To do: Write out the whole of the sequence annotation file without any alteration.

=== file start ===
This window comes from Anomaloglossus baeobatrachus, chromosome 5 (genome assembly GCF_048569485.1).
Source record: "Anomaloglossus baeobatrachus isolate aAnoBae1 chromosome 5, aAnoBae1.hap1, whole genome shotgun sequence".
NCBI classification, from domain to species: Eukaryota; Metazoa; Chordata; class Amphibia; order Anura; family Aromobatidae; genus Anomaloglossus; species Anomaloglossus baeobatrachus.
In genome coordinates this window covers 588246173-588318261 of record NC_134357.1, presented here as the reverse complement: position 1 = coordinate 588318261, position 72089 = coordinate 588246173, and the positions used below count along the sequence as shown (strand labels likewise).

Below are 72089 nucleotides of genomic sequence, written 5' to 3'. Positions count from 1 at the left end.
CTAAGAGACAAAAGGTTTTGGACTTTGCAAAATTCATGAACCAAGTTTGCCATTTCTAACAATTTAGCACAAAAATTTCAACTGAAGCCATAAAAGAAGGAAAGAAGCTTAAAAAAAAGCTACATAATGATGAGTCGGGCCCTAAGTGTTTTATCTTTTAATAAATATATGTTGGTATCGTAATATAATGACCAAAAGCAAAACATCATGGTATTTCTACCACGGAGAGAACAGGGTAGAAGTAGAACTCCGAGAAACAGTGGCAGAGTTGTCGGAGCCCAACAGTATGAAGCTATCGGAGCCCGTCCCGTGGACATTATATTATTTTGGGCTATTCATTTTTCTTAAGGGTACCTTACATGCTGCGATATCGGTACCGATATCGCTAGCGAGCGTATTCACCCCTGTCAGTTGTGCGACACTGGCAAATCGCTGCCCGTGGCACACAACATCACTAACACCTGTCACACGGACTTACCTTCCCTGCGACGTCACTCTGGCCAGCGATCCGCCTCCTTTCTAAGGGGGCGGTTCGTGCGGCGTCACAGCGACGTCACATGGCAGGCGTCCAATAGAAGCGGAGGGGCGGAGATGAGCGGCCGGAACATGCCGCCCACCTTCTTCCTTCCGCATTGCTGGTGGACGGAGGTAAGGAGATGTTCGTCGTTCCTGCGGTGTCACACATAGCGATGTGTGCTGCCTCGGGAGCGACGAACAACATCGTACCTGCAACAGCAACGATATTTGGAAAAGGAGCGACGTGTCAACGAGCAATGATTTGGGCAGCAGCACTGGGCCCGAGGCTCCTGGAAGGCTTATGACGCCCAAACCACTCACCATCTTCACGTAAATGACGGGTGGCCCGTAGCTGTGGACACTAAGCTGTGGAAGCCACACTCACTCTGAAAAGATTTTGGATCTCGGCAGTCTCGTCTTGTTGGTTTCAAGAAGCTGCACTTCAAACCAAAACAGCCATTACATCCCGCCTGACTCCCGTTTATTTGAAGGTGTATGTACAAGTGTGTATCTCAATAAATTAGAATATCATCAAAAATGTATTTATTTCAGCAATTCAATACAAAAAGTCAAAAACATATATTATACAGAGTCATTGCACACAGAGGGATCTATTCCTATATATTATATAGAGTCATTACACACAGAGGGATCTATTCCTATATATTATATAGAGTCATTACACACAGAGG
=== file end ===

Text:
This window comes from Anomaloglossus baeobatrachus, chromosome 5 (genome assembly GCF_048569485.1).
Source record: "Anomaloglossus baeobatrachus isolate aAnoBae1 chromosome 5, aAnoBae1.hap1, whole genome shotgun sequence".
NCBI classification, from domain to species: Eukaryota; Metazoa; Chordata; class Amphibia; order Anura; family Aromobatidae; genus Anomaloglossus; species Anomaloglossus baeobatrachus.
In genome coordinates this window covers 588246173-588318261 of record NC_134357.1, presented here as the reverse complement: position 1 = coordinate 588318261, position 72089 = coordinate 588246173, and the positions used below count along the sequence as shown (strand labels likewise).

Below are 72089 nucleotides of genomic sequence, written 5' to 3'. Positions count from 1 at the left end.
CTAAGAGACAAAAGGTTTTGGACTTTGCAAAATTCATGAACCAAGTTTGCCATTTCTAACAATTTAGCACAAAAATTTCAACTGAAGCCATAAAAGAAGGAAAGAAGCTTAAAAAAAAGCTACATAATGATGAGTCGGGCCCTAAGTGTTTTATCTTTTAATAAATATATGTTGGTATCGTAATATAATGACCAAAAGCAAAACATCATGGTATTTCTACCACGGAGAGAACAGGGTAGAAGTAGAACTCCGAGAAACAGTGGCAGAGTTGTCGGAGCCCAACAGTATGAAGCTATCGGAGCCCGTCCCGTGGACATTATATTATTTTGGGCTATTCATTTTTCTTAAGGGTACCTTACATGCTGCGATATCGGTACCGATATCGCTAGCGAGCGTATTCACCCCTGTCAGTTGTGCGACACTGGCAAATCGCTGCCCGTGGCACACAACATCACTAACACCTGTCACACGGACTTACCTTCCCTGCGACGTCACTCTGGCCAGCGATCCGCCTCCTTTCTAAGGGGGCGGTTCGTGCGGCGTCACAGCGACGTCACATGGCAGGCGTCCAATAGAAGCGGAGGGGCGGAGATGAGCGGCCGGAACATGCCGCCCACCTTCTTCCTTCCGCATTGCTGGTGGACGGAGGTAAGGAGATGTTCGTCGTTCCTGCGGTGTCACACATAGCGATGTGTGCTGCCTCGGGAGCGACGAACAACATCGTACCTGCAACAGCAACGATATTTGGAAAAGGAGCGACGTGTCAACGAGCAATGATTTGGGCAGCAGCACTGGGCCCGAGGCTCCTGGAAGGCTTATGACGCCCAAACCACTCACCATCTTCACGTAAATGACGGGTGGCCCGTAGCTGTGGACACTAAGCTGTGGAAGCCACACTCACTCTGAAAAGATTTTGGATCTCGGCAGTCTCGTCTTGTTGGTTTCAAGAAGCTGCACTTCAAACCAAAACAGCCATTACATCCCGCCTGACTCCCGTTTATTTGAAGGTGTATGTACAAGTGTGTATCTCAATAAATTAGAATATCATCAAAAATGTATTTATTTCAGCAATTCAATACAAAAAGTCAAAAACATATATTATACAGAGTCATTGCACACAGAGGGATCTATTCCTATATATTATATAGAGTCATTACACACAGAGGGATCTATTCCTATATATTATATAGAGTCATTACACACAGAGG